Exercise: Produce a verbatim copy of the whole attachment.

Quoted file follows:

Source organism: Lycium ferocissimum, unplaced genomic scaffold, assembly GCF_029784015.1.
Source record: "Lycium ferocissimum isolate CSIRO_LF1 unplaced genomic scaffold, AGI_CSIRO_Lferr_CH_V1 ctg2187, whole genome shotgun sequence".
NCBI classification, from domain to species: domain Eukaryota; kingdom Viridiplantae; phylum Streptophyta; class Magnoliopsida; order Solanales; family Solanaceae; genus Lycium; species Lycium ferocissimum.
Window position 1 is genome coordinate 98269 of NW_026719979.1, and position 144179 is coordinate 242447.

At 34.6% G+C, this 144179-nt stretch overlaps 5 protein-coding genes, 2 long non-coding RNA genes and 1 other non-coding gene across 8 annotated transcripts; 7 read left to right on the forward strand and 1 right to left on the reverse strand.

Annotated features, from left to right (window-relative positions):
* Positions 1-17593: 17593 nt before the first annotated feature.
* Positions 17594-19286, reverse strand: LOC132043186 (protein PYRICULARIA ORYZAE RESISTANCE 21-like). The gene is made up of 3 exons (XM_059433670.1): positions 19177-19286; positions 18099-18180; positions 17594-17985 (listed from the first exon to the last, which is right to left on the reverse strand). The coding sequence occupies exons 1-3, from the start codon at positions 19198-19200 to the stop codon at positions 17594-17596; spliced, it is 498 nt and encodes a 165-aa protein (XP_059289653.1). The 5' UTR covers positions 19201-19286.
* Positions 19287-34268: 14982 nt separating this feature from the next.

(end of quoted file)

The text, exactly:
Source organism: Lycium ferocissimum, unplaced genomic scaffold, assembly GCF_029784015.1.
Source record: "Lycium ferocissimum isolate CSIRO_LF1 unplaced genomic scaffold, AGI_CSIRO_Lferr_CH_V1 ctg2187, whole genome shotgun sequence".
NCBI classification, from domain to species: domain Eukaryota; kingdom Viridiplantae; phylum Streptophyta; class Magnoliopsida; order Solanales; family Solanaceae; genus Lycium; species Lycium ferocissimum.
Window position 1 is genome coordinate 98269 of NW_026719979.1, and position 144179 is coordinate 242447.

At 34.6% G+C, this 144179-nt stretch overlaps 5 protein-coding genes, 2 long non-coding RNA genes and 1 other non-coding gene across 8 annotated transcripts; 7 read left to right on the forward strand and 1 right to left on the reverse strand.

Annotated features, from left to right (window-relative positions):
* Positions 1-17593: 17593 nt before the first annotated feature.
* Positions 17594-19286, reverse strand: LOC132043186 (protein PYRICULARIA ORYZAE RESISTANCE 21-like). The gene is made up of 3 exons (XM_059433670.1): positions 19177-19286; positions 18099-18180; positions 17594-17985 (listed from the first exon to the last, which is right to left on the reverse strand). The coding sequence occupies exons 1-3, from the start codon at positions 19198-19200 to the stop codon at positions 17594-17596; spliced, it is 498 nt and encodes a 165-aa protein (XP_059289653.1). The 5' UTR covers positions 19201-19286.
* Positions 19287-34268: 14982 nt separating this feature from the next.